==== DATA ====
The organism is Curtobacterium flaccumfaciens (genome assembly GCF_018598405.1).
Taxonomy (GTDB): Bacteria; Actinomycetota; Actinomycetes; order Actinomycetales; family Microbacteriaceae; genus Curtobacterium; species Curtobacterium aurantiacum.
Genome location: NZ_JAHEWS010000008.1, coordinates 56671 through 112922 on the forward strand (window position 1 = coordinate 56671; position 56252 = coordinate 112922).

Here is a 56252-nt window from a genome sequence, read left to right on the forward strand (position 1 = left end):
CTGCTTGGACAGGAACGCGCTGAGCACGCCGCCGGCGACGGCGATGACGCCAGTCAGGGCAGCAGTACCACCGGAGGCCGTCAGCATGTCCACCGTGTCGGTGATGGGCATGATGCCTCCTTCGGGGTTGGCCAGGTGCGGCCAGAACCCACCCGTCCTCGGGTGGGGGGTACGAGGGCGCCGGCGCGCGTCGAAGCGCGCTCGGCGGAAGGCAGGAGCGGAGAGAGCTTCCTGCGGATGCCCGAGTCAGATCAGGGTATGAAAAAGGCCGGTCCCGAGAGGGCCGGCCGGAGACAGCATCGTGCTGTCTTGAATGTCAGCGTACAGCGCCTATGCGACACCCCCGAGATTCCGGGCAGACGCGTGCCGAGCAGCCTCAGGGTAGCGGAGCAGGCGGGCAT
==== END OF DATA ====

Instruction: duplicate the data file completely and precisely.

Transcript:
The organism is Curtobacterium flaccumfaciens (genome assembly GCF_018598405.1).
Taxonomy (GTDB): Bacteria; Actinomycetota; Actinomycetes; order Actinomycetales; family Microbacteriaceae; genus Curtobacterium; species Curtobacterium aurantiacum.
Genome location: NZ_JAHEWS010000008.1, coordinates 56671 through 112922 on the forward strand (window position 1 = coordinate 56671; position 56252 = coordinate 112922).

Here is a 56252-nt window from a genome sequence, read left to right on the forward strand (position 1 = left end):
CTGCTTGGACAGGAACGCGCTGAGCACGCCGCCGGCGACGGCGATGACGCCAGTCAGGGCAGCAGTACCACCGGAGGCCGTCAGCATGTCCACCGTGTCGGTGATGGGCATGATGCCTCCTTCGGGGTTGGCCAGGTGCGGCCAGAACCCACCCGTCCTCGGGTGGGGGGTACGAGGGCGCCGGCGCGCGTCGAAGCGCGCTCGGCGGAAGGCAGGAGCGGAGAGAGCTTCCTGCGGATGCCCGAGTCAGATCAGGGTATGAAAAAGGCCGGTCCCGAGAGGGCCGGCCGGAGACAGCATCGTGCTGTCTTGAATGTCAGCGTACAGCGCCTATGCGACACCCCCGAGATTCCGGGCAGACGCGTGCCGAGCAGCCTCAGGGTAGCGGAGCAGGCGGGCAT